Experienced chairpersons know that their success depends on how they walk the tightrope of being too involved or too remote in the company’s strategy execution. Yet when a crisis such as COVID-19 hits and the CEO transforms into Chief Crisis Officer, the chairperson may become increasingly unsure how to strike this balance.
Crisis breeds uncertainty and creates emotionally draining conditions for organizations that require fast decision-making with limited information on the part of leaders. The board’s role to monitor the crisis response of senior executives is crucial and in the interests of all stakeholders, but it also risks creating response delays and bottlenecks. Moreover, the chairperson’s objective to preserve future strategic options for sustainable growth might be difficult to implement when the organization’s short-term survival is on the line. These frictions can increase if the chairperson and CEO have conflicting views on crisis response measures, which in turn can divert the attention of both parties to preserving their image and reputation in the face of the media and key stakeholders — a typical “damned if you do, damned if you don’t” situation.
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In light of these dynamics, the interactions between the chairperson and the CEO to establish decision rules, guidelines, expectations, agendas, and communication strategies are an essential and often underestimated success factor for leading organizations through a crisis. We took a closer look at this relationship to explore how experienced chairpersons interpret their role during a crisis, and why success and recovery for companies depend on complementary roles, strategic alignment, and chemistry between the chair and CEO.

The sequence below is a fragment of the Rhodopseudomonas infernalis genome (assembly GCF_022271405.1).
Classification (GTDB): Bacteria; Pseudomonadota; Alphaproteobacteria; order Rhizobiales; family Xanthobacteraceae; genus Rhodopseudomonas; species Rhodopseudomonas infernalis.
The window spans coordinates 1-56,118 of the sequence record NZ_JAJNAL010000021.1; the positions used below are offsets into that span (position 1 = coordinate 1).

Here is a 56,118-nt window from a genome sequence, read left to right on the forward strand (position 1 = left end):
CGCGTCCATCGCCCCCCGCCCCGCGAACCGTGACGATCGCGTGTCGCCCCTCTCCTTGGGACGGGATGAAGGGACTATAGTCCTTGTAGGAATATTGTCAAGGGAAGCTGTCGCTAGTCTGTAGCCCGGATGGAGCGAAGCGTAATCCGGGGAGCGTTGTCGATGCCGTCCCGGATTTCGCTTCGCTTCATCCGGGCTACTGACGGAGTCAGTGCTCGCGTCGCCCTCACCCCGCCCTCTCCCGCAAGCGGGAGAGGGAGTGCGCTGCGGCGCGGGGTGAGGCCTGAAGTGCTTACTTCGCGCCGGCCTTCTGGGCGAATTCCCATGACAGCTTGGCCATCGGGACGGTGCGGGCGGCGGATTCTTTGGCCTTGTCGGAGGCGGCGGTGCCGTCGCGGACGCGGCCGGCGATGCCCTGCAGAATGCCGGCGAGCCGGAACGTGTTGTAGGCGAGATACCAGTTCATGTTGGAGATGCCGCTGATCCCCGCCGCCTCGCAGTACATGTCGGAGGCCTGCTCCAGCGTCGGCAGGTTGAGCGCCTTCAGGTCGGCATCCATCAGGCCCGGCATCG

The Chairperson and the CEO in the COVID-19 Crisis
Traditionally, the board of directors’ job description is “control” and “advice.” As a control function, each board member ensures that senior executives act in the stakeholders’ interests. The advice function contributes to corporate decision-making via strategic guidance and counseling to executive teams. For both functions, the chair builds the bridge between the board and the senior executive team.
There is no question that this relationship between the chair and the CEO is critical for success, particularly during the current COVID-19 crisis. Monika Ribar, chairwoman at Swiss Federal Railways (SBB), focuses regular interactions with her CEO on the main crisis-related activities and actions implemented. By doing as much as she can to be approachable at any time for her CEO, Ribar says she keeps all means of communication open to help and learn as much as possible about the senior executive team’s approach to fight the crisis. Aware of her increased strategic responsibilities for the company amid a global pandemic, these regular exchanges allow her to be involved and informed early on. Effective chairs understand the role they must play in order to lead and use the board of directors as a highly effective team at the service of the company and its stakeholders.
The chairpersons at other organizations, such as Boston Children’s Hospital (BCH), A.P. Møller – Mærsk A/S, Nestlé, and Siemens AG, are similarly ensuring closer proximity and support for their CEOs. For example, Douglas Berthiaume (chairperson) and Sandra L. Fenwick (CEO) at BCH are strongly aligned about preserving the hospital’s core identity, “Until Every Child Is Well,” as well as the hospital’s mission and values for BCH’s clinical care work and its community engagement. This fundamental alignment is accentuated during crises. For example, during this crisis, Fenwick and Berthiaume worked together in communicating across multiple boundaries — to their boards, donors, and staff. Fenwick says, “Keeping people informed of changing situations and policies, answering an extraordinary range of personal and professional questions, and keeping people focused, healthy, engaged, resilient, and optimistic is key.”